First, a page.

Reviewby Melissa Harper, Oct 24th 2006
In the world of Nachsung Academy, there may be princes, but there are also frogs. Ban Miyoul believes that she only deserves the princes in life, but unfortunately, it is one of the frogs, Heerack, her childhood friend and the dorkiest guy in school, who is madly in love with her. Is he really as unworthy as Miyoul thinks, and is she really all that worthy herself?
Honestly, this manwha can't help but remind one of the 90's film My Girl. The strongest resemblance is found in character Heerack, who is patterned almost exactly after character Thomas Jay, played by Macaulay Culkin in the film, from his striped shirts to his glasses and pageboy haircut, to his devotion for his violent, tomboyish friend.
That aside, this take on the frog prince story is at least interesting. Eun Ah Park manages to bring all the aspects of the fairy tale into this new story. In case we aren't familiar with the story of the frog prince, there is a sweetly illustrated recap at the beginning of the volume. The story then moves swiftly to the present day, introducing heroine Miyoul, a second year junior high student, and her fangirl-ish interest in high school student Ghun Guelin. Miyoul is presented right off as the worst kind of adolescent girl – she is self-centered, egotistical, obsessed with a guy she only thinks is in her league, and brutally cruel to almost everyone else. While being perfectly in character for the spoiled princess star of the frog prince story, she doesn't make for a very endearing main character.
The other characters fit equally well into the story, with the same sort of problems. Heerack is geeky and devoted to Miyoul, which makes him an excellent frog prince, but after the initial pity you have for the character, he becomes almost as detestable as Miyoul, for who in their right mind would be in love with a girl like Miyoul? He takes so much abuse at her hands that it is really nauseating to watch after a while. Meanwhile, Guelin's purpose in the story seems only to be to show what Miyoul's idea of a prince is, and as such gets very little characterization. The most interesting and realistic character is Che Rosa, a classmate who Miyoul professes to hate, but seems to be a more likely heroine than the one we're stuck with. There is also a mysterious dark boy that seems to have an important part to play in the story, but so far all we have from him is dark looks.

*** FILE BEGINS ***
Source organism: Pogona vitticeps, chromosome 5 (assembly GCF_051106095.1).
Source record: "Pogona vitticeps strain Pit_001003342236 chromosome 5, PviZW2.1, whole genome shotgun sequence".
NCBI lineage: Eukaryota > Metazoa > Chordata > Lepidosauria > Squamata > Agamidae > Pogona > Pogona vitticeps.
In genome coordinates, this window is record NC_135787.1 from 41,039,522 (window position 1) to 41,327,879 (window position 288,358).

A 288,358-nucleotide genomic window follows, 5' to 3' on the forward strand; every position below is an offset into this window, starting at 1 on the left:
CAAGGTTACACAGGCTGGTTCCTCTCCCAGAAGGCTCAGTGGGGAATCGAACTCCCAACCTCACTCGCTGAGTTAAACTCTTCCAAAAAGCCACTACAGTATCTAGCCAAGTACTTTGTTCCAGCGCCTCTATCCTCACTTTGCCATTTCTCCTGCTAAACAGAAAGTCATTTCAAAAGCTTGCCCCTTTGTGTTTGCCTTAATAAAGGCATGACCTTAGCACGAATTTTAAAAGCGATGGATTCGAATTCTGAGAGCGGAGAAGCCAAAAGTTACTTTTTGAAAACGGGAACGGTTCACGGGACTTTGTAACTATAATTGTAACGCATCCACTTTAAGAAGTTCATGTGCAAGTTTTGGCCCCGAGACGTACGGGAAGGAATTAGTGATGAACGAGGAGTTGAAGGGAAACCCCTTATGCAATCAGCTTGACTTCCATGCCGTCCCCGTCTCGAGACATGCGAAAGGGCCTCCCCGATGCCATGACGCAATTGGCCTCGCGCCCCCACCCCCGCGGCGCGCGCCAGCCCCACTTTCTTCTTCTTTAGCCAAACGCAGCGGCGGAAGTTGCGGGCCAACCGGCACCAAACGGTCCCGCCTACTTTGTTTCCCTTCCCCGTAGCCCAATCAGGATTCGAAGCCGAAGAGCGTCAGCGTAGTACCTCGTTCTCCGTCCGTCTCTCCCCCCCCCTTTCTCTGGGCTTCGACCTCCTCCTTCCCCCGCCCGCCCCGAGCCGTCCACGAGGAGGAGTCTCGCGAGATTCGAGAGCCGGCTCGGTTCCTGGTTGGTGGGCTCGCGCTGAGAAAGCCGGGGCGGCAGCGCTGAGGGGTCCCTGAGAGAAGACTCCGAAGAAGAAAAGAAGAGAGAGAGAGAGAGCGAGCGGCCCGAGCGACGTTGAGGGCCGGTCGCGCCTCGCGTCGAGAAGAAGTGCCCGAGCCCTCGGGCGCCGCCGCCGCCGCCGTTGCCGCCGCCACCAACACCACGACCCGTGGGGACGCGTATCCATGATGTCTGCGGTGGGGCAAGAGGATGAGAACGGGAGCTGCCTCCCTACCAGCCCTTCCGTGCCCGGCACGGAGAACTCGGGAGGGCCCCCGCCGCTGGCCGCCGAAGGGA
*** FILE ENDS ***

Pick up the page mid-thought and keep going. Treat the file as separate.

Artistically, the characters each have interesting designs, especially the main characters, but the quality of the art is a little uneven. Many times the characters look great, but there are several frames that suffer from bad proportions, especially in the area of the mouth and chin. It looks really good most of the time, but there are times it looks downright amateurish. Backgrounds are spare, but not lacking, and are generally of little interest, not outstanding either way. The layout is likewise not outstanding, not particularly artistic but it works well enough.
The story works quite well. It is obviously cliché, being a retelling of a famous fairy tale, but there are original twists to it that make it worth reading. The unlikeable heroine is one of those twists that benefit the story, but detract from your investment in the characters. While Miyoul is incredibly unlikable, she is still a more realistic girl than in presented in most shoujo manga. That doesn't make it any more enjoyable to read, but it does lend a realism to this fairytale. The people around her all react realistically to her egotism, including a fed-up mother and backstabbing friends. There is a perfectly acceptable description of how it is Miyoul and Heerack came to be stuck together, which was necessary, as she apparently hates him. Of course, the frog prince isn't dense enough material to fill out a multi-volume story, so other elements are added in. Among the intriguing additions are the “slipper club,” and exclusive group led by Miyoul's crush that Miyoul spends the entire volume trying to find out how to join. Also filling out the story are the mysteries of Heerack's older brother, who is of unknown importance to Guelin and the slipper club, and Rosa's growing infatuation with Heerack.
Bird Kiss is a passable modern fairy tale. It is certainly not the most captivating title on the shelf, nor the most original, but the unconventional heroes and the dedication to the original story make it at least passable, if not exciting.
Overall : C
Story : B-
Art : C
+ Main characters have original designs; interesting take on fairy tale.
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